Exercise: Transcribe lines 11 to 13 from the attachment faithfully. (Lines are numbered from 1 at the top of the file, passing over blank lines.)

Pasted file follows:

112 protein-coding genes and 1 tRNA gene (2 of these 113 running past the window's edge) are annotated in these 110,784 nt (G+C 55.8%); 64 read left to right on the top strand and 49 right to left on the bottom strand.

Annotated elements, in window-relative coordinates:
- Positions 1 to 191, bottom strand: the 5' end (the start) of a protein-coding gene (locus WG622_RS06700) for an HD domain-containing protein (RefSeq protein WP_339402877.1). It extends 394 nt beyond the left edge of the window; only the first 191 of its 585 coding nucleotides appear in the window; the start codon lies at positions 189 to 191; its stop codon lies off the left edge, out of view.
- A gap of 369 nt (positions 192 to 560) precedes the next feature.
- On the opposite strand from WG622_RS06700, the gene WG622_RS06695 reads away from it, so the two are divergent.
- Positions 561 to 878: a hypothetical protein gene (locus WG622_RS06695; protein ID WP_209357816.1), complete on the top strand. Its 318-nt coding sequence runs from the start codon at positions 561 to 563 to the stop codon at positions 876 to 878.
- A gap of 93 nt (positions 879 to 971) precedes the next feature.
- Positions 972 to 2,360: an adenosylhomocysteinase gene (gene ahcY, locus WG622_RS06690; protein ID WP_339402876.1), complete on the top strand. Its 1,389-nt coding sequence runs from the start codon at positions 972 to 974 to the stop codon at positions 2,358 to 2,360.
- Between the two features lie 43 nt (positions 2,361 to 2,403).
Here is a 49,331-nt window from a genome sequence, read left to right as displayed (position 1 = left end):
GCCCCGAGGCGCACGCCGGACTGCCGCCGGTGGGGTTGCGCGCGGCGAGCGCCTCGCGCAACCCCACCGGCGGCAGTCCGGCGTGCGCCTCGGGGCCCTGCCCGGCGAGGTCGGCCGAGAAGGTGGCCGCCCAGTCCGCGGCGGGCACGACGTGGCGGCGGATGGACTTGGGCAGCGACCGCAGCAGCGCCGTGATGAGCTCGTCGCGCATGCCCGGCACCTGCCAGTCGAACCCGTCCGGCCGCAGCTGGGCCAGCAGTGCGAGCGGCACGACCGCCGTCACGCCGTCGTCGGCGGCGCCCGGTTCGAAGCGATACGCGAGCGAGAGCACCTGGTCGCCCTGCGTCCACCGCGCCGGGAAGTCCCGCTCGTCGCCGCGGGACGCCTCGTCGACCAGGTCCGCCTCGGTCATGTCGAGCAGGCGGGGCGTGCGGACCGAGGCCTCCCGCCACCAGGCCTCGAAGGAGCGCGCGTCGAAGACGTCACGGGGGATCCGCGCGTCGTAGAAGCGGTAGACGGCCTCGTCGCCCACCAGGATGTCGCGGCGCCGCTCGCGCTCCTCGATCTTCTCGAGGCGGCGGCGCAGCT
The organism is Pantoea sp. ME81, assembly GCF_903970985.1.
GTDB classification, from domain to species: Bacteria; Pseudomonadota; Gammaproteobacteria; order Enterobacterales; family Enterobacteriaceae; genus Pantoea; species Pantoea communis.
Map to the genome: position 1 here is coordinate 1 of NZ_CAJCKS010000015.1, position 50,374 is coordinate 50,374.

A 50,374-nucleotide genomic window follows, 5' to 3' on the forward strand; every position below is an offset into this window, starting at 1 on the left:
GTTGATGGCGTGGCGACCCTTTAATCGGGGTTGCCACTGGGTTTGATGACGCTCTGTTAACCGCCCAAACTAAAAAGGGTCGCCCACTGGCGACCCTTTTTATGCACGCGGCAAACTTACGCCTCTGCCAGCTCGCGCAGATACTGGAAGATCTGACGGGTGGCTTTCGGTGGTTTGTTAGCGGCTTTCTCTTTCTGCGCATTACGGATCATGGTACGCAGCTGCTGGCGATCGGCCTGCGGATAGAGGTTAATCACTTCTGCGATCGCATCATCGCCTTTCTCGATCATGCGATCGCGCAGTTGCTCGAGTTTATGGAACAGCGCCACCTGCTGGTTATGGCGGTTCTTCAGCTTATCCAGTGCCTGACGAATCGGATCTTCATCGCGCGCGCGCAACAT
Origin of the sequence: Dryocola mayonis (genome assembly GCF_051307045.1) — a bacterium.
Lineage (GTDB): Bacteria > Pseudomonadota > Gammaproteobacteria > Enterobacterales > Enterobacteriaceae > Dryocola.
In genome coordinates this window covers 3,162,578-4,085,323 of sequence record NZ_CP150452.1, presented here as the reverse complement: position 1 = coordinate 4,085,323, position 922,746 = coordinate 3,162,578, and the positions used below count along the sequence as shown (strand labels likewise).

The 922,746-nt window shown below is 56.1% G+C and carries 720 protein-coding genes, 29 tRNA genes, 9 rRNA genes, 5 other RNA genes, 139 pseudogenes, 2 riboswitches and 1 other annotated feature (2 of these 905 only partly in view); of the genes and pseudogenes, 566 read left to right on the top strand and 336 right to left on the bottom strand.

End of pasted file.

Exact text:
GCCCCGAGGCGCACGCCGGACTGCCGCCGGTGGGGTTGCGCGCGGCGAGCGCCTCGCGCAACCCCACCGGCGGCAGTCCGGCGTGCGCCTCGGGGCCCTGCCCGGCGAGGTCGGCCGAGAAGGTGGCCGCCCAGTCCGCGGCGGGCACGACGTGGCGGCGGATGGACTTGGGCAGCGACCGCAGCAGCGCCGTGATGAGCTCGTCGCGCATGCCCGGCACCTGCCAGTCGAACCCGTCCGGCCGCAGCTGGGCCAGCAGTGCGAGCGGCACGACCGCCGTCACGCCGTCGTCGGCGGCGCCCGGTTCGAAGCGATACGCGAGCGAGAGCACCTGGTCGCCCTGCGTCCACCGCGCCGGGAAGTCCCGCTCGTCGCCGCGGGACGCCTCGTCGACCAGGTCCGCCTCGGTCATGTCGAGCAGGCGGGGCGTGCGGACCGAGGCCTCCCGCCACCAGGCCTCGAAGGAGCGCGCGTCGAAGACGTCACGGGGGATCCGCGCGTCGTAGAAGCGGTAGACGGCCTCGTCGCCCACCAGGATGTCGCGGCGCCGCTCGCGCTCCTCGATCTTCTCGAGGCGGCGGCGCAGCT
The organism is Pantoea sp. ME81, assembly GCF_903970985.1.
GTDB classification, from domain to species: Bacteria; Pseudomonadota; Gammaproteobacteria; order Enterobacterales; family Enterobacteriaceae; genus Pantoea; species Pantoea communis.